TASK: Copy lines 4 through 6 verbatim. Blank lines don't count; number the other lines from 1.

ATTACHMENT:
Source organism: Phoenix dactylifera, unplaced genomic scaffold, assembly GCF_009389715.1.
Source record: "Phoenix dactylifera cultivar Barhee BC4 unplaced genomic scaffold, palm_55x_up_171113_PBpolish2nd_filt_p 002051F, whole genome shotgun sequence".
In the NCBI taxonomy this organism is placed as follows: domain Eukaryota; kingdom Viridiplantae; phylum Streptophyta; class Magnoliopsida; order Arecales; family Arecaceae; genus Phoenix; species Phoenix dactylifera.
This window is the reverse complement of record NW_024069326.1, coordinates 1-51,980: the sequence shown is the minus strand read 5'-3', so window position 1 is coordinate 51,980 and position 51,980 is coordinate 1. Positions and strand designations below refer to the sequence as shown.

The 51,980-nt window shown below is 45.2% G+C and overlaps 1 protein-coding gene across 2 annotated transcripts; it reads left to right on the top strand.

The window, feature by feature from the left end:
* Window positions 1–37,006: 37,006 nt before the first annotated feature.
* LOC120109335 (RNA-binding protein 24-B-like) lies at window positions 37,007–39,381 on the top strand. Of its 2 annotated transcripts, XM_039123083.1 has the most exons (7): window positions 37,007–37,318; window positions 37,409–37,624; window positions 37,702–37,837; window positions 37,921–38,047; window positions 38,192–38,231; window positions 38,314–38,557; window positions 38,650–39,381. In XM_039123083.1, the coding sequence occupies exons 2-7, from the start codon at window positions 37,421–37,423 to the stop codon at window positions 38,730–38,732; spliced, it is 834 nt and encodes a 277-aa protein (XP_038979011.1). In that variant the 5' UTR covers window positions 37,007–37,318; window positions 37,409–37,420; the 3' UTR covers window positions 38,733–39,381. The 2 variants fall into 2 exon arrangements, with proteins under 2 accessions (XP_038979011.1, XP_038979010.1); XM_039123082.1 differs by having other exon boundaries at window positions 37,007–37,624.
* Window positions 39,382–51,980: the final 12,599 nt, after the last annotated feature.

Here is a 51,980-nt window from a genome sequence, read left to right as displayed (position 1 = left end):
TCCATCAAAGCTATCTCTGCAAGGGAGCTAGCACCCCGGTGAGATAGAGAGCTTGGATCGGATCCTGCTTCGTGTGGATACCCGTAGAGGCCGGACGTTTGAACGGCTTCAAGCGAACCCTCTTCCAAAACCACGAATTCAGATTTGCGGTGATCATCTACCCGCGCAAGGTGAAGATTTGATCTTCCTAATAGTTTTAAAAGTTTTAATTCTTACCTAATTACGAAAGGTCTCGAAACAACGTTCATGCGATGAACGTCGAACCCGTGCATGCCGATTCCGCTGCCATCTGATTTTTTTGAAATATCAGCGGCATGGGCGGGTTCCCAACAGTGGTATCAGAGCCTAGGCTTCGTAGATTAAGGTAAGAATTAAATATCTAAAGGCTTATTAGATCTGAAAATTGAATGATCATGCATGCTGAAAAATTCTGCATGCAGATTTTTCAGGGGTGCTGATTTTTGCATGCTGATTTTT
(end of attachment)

This window is the reverse complement of record NW_024069326.1, coordinates 1-51,980: the sequence shown is the minus strand read 5'-3', so window position 1 is coordinate 51,980 and position 51,980 is coordinate 1. Positions and strand designations below refer to the sequence as shown.

The 51,980-nt window shown below is 45.2% G+C and overlaps 1 protein-coding gene across 2 annotated transcripts; it reads left to right on the top strand.

The window, feature by feature from the left end: